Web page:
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more about Cholecystitis


  • This is when the gallbladder becomes infected. It is associated with gallstones more than 90% of the time. When gallstones become impacted in the bile ducts, infection occurs behind the impaction.

  • Often starts after a large fatty meal
  • Sudden, steady pain in the middle or right upper abdomen
  • Vomiting
  • Fever

  • Gallstones
  • Ischemia (blood supply decrease to gallbladder)
  • Infections in persons with AIDS

  • Examination:
    1. Tenderness in right upper abdomen
    2. Gallbladder can be felt in some cases
    3. Yellow skin or eyes may occur
  • Laboratory Findings:
    1. Elevated white blood cell count
    2. Elevated total Bilirubin level
    3. Elevated Alkaline phosphatase
    4. Amylase may be moderately elevated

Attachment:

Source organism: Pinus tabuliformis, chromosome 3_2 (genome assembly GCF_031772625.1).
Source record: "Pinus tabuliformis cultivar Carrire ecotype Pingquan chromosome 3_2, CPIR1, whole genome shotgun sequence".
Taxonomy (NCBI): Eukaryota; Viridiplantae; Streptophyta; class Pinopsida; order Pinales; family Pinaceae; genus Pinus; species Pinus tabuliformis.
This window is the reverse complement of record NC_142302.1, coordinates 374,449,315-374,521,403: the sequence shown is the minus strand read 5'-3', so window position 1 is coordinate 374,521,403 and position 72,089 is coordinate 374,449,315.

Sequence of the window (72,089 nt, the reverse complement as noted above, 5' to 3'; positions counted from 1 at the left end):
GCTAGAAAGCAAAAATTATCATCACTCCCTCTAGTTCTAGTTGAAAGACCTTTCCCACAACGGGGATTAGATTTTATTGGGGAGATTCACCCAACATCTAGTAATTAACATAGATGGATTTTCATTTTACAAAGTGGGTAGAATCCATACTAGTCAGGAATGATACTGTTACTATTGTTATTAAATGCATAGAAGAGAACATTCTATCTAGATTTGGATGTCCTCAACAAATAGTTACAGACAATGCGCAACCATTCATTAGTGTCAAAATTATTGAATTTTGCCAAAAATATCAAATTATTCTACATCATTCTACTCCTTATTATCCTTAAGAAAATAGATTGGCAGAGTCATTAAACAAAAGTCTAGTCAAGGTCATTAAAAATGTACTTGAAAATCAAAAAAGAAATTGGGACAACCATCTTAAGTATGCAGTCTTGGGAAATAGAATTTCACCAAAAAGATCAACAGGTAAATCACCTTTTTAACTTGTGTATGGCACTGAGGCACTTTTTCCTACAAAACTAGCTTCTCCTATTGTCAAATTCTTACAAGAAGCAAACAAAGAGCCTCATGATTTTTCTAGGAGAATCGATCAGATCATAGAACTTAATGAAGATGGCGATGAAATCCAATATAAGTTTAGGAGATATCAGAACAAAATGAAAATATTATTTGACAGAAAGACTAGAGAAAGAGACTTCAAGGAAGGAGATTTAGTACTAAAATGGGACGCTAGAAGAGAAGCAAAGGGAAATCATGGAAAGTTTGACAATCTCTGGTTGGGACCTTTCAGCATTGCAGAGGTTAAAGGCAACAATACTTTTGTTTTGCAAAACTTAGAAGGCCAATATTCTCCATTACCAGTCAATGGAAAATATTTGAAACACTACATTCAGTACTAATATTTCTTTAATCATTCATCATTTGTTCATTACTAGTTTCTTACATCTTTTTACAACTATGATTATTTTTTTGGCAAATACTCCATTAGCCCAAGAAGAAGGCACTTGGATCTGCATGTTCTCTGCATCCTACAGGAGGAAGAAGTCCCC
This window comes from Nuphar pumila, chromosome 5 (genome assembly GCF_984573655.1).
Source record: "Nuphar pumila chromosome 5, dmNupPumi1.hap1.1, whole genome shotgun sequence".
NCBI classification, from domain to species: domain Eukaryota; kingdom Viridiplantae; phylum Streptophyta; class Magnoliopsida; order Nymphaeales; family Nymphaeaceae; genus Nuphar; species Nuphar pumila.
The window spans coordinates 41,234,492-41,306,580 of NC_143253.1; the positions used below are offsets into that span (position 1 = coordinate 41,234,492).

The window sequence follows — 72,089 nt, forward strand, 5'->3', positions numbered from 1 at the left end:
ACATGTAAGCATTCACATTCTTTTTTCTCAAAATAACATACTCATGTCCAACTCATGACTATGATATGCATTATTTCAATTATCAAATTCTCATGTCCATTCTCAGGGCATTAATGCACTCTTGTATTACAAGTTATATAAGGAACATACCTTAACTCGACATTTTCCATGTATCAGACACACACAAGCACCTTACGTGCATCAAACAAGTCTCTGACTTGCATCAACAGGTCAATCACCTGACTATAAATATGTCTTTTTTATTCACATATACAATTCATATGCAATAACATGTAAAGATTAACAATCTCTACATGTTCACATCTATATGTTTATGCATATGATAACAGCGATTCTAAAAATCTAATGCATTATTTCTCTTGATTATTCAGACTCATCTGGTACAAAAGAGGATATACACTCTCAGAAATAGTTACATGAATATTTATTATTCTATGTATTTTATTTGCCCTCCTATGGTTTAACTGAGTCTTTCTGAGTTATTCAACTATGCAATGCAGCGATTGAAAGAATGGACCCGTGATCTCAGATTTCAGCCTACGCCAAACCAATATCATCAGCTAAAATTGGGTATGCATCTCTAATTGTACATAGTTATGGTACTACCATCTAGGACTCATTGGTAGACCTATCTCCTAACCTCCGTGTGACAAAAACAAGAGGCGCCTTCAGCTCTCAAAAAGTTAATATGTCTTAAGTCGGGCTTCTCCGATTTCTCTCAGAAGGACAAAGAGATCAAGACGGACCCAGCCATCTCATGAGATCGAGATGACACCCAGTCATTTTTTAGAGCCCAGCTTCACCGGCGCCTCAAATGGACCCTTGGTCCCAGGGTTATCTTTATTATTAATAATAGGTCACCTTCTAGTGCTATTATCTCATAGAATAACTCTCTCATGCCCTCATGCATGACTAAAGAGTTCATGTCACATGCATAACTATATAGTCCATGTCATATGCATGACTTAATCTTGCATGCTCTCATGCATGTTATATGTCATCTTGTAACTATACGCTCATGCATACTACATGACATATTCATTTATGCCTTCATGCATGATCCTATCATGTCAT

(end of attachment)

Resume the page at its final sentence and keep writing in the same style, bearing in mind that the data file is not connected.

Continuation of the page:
• Imaging
    1. X-Rays may who gall stones
    2. HIDA scan (special X-Ray test for obstructed gallstones)
    3. Ultrasound may show gallstones or thickened gallbladder wall

  • Bowel rest (no food or drink)
  • Intravenous fluid/feeding
  • Intravenous broad-spectrum antibiotics
  • Pain medications (Demerol usually best)
  • Surgical removal of the gallbladder 2-3 days after cholecystitis for most patients
  • Immediate surgical gallbladder removal if gangrene has occurred

  • Untreated gangrene in the gallbladder may occur. This is a severe infection with destruction of tissue. Diabetics and the elderly are at highest risk.
  • Cholangitis -- infection that occurs in common bile duct outside the gallbladder

  • Seek immediate emergency medical treatment.

more about Cholecystitis

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